What if Pro-Life groups were also to become as known for their defense of the poor, ethnic minorities, the ecology, and the imprisoned? What if Pro-Choice groups were to champion, in the name of women, the most defenceless of all groups in the world, the unborn? What if both groups were to become renowned for the gentleness, their respect of others, and their willingness to sit down and calmly discuss anything? What if these two groups began to pray together?
What if both women and men were to adopt an attitude of sympathy towards each other, recognizing as Virginia Woolf says, that "life, for both of us, is arduous, difficult, and a perpetual struggle"? What if both men and women were more gentle, less cynical?
What if the church began to challenge people to enjoy sex even as it teaches non-negotiably the value of chastity? What if secular culture were to preach the value of chastity even as it challenges towards liberation from sexual repression? What if both, the church and the world, recognized the importance of what the other is saying regarding sexuality?
What if all the Christian churches would begin to focus on the things we share in common (a common God, a common Christ, a common scripture, a common creed, many fundamental dogmas, 2000 years of mostly-shared history) instead of upon the things that separate us? What if all churches would focus as much on who is living in charity, joy, peace, patience, goodness, long-suffering, fidelity, gentleness, and chastity, as on who is dogmatically right?
What if all the people on spiritual quests who are agnostic about their churches were able to understand the importance of involvement in a concrete historical community? What if we all understood more clearly that only obedience and genuflection can save us from being slaves to the pride and wounds of our own egos? What if the churches were to become as known for their challenge to be free-thinking as they are for their challenge to obedience? What if both, the churches and the emerging non-ecclesial spiritualities, were to be more self-effacing, less righteous, less judgmental?
What if theologians were to become as renowned for their children's stories as they are for their attention to hermeneutics? What scriptural fundamentalists were to read the scriptural commentaries of Raymond Brown? What if liturgists were appreciated as much for their practical judgment as they are for their sense of the tradition and aesthetics? What if those who planned the liturgies in your parish understood basic human boredom and tiredness?
What if religious writers were genuinely as interested in bringing God's consolation and challenge to the world as they are in their own reputations? What if all columnists and editorial writers simply forgot about the labels of liberal and conservative for awhile and wrote up things as they appear on a given day?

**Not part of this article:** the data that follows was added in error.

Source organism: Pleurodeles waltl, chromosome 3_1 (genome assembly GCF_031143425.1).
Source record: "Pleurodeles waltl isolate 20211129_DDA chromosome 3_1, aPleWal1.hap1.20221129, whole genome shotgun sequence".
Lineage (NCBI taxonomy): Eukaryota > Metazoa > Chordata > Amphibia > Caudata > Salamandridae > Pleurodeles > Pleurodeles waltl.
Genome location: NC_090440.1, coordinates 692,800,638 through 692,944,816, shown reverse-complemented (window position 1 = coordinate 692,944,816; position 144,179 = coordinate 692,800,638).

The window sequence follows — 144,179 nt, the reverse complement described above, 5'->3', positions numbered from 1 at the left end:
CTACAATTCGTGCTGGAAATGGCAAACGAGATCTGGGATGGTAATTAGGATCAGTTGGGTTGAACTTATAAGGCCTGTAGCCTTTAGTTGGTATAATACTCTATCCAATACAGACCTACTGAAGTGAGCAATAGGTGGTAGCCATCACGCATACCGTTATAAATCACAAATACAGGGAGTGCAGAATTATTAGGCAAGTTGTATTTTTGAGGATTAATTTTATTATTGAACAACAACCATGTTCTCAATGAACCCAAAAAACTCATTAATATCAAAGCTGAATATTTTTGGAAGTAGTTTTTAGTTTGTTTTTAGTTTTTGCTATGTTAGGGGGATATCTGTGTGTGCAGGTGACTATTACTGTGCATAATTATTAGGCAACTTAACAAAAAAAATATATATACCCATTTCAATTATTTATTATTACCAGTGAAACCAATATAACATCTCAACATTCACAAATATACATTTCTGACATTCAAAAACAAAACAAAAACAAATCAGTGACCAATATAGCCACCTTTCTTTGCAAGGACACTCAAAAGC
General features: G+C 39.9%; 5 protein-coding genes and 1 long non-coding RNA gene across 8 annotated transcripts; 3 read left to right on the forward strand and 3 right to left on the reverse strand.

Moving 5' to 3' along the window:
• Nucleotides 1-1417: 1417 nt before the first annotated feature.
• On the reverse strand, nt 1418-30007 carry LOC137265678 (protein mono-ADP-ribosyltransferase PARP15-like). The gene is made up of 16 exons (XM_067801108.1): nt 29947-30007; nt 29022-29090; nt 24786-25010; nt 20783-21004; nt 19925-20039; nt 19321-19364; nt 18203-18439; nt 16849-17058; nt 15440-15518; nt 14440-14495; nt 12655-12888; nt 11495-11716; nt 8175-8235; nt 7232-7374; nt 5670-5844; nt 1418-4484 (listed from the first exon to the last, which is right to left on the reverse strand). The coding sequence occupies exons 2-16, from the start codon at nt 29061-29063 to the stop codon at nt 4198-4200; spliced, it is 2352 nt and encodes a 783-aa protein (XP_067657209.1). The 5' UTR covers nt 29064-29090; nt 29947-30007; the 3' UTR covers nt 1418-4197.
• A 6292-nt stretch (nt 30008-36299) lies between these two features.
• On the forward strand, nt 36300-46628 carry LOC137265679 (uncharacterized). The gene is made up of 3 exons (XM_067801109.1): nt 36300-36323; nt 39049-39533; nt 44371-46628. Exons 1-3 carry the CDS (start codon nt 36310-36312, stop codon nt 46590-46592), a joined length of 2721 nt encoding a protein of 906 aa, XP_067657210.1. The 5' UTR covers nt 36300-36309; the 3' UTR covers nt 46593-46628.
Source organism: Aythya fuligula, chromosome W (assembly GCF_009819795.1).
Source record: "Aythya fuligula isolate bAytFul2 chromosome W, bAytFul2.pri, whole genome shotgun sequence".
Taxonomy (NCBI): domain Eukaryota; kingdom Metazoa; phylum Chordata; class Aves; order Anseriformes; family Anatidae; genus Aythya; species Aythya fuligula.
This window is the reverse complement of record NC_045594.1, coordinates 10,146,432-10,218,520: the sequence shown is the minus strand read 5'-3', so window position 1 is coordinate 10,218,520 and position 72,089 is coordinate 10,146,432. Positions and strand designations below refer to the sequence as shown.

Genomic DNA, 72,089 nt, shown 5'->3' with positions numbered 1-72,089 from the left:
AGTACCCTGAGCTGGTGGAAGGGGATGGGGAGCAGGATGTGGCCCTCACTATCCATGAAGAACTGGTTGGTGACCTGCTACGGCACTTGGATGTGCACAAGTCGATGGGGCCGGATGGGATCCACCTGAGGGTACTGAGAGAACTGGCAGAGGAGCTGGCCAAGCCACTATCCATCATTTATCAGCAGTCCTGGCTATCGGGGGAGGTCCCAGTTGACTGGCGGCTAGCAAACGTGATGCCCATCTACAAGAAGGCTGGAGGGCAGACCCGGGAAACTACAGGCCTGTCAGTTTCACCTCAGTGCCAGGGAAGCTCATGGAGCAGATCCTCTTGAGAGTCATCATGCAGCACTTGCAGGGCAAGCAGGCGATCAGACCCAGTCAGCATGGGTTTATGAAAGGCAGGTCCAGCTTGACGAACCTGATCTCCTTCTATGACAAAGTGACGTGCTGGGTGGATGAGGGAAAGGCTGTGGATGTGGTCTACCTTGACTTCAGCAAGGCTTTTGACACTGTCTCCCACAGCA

What if we were all able to stretch our hearts in new ways to be open to a God and a truth that is forever beyond us? What if we all took more seriously the fact that God is ineffable and all of our language about God is, in se, inadequate?
Certainly we would all be more compassionate - and considerably easier to live with!
Fr. Ronald Rolheiser, OMI
14 January 2008
13 January 2008
I do not want to talk about what you understand about this world. I want to know what you are willing to do about it. I do not want to know for what you hope. I want to know what you are willing to work for. I do not want your sympathy for the needs of humanity. I want your muscle. As the wagon driver said when he got to the bottom of the long, hard hill: "Thems that going with us - get out and push. Thems that ain't - get out of the way."
11 January 2008
One of them asked, "Why on our hearts, and not in them?"
The Rabbi answered, "Only God can put Scripture inside. But reading the sacred text can put it on your hearts, and when your hearts break, the holy words will fall inside."
10 January 2008
09 January 2008
08 January 2008
and pleasurable perfumes of all kinds,
"But it's always lonely at the top."
"Yeah, it's lonely at the bottom, too, but at the bottom you at least got company."
-As heard by Robert Fulghum
07 January 2008
06 January 2008
03 January 2008
02 January 2008
01 January 2008
There really isn't one.
"There are many ways to loose your life. Death is just one of them." -Robert Fulghum